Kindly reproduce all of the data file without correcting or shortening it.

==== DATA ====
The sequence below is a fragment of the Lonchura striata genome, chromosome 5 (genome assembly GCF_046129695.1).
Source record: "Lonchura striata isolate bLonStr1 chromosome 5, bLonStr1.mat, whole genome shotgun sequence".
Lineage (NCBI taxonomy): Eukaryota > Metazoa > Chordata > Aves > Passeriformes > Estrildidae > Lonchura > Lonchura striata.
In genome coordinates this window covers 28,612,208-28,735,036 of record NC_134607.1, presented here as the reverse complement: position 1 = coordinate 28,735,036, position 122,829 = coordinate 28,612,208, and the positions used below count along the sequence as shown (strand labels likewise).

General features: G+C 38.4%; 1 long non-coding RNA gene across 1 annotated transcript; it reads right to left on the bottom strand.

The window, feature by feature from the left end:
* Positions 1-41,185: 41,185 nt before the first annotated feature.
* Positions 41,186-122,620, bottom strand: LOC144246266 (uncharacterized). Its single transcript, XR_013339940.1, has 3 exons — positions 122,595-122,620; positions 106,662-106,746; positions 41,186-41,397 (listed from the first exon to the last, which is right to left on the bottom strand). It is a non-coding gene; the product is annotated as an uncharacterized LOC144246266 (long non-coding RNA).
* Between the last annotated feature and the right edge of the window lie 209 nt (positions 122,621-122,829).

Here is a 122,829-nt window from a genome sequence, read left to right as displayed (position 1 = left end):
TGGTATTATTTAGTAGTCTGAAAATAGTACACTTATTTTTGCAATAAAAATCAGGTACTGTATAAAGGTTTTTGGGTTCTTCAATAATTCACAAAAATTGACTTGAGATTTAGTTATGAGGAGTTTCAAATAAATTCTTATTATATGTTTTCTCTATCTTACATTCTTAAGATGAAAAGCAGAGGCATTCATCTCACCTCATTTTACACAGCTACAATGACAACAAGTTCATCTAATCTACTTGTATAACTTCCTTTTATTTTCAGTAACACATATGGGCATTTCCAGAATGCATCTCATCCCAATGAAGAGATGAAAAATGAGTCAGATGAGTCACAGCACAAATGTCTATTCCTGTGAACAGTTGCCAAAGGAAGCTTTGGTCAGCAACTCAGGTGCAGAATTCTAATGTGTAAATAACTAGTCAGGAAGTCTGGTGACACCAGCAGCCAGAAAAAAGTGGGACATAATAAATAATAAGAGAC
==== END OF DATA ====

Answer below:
The sequence below is a fragment of the Lonchura striata genome, chromosome 5 (genome assembly GCF_046129695.1).
Source record: "Lonchura striata isolate bLonStr1 chromosome 5, bLonStr1.mat, whole genome shotgun sequence".
Lineage (NCBI taxonomy): Eukaryota > Metazoa > Chordata > Aves > Passeriformes > Estrildidae > Lonchura > Lonchura striata.
In genome coordinates this window covers 28,612,208-28,735,036 of record NC_134607.1, presented here as the reverse complement: position 1 = coordinate 28,735,036, position 122,829 = coordinate 28,612,208, and the positions used below count along the sequence as shown (strand labels likewise).

General features: G+C 38.4%; 1 long non-coding RNA gene across 1 annotated transcript; it reads right to left on the bottom strand.

The window, feature by feature from the left end:
* Positions 1-41,185: 41,185 nt before the first annotated feature.
* Positions 41,186-122,620, bottom strand: LOC144246266 (uncharacterized). Its single transcript, XR_013339940.1, has 3 exons — positions 122,595-122,620; positions 106,662-106,746; positions 41,186-41,397 (listed from the first exon to the last, which is right to left on the bottom strand). It is a non-coding gene; the product is annotated as an uncharacterized LOC144246266 (long non-coding RNA).
* Between the last annotated feature and the right edge of the window lie 209 nt (positions 122,621-122,829).

Here is a 122,829-nt window from a genome sequence, read left to right as displayed (position 1 = left end):
TGGTATTATTTAGTAGTCTGAAAATAGTACACTTATTTTTGCAATAAAAATCAGGTACTGTATAAAGGTTTTTGGGTTCTTCAATAATTCACAAAAATTGACTTGAGATTTAGTTATGAGGAGTTTCAAATAAATTCTTATTATATGTTTTCTCTATCTTACATTCTTAAGATGAAAAGCAGAGGCATTCATCTCACCTCATTTTACACAGCTACAATGACAACAAGTTCATCTAATCTACTTGTATAACTTCCTTTTATTTTCAGTAACACATATGGGCATTTCCAGAATGCATCTCATCCCAATGAAGAGATGAAAAATGAGTCAGATGAGTCACAGCACAAATGTCTATTCCTGTGAACAGTTGCCAAAGGAAGCTTTGGTCAGCAACTCAGGTGCAGAATTCTAATGTGTAAATAACTAGTCAGGAAGTCTGGTGACACCAGCAGCCAGAAAAAAGTGGGACATAATAAATAATAAGAGAC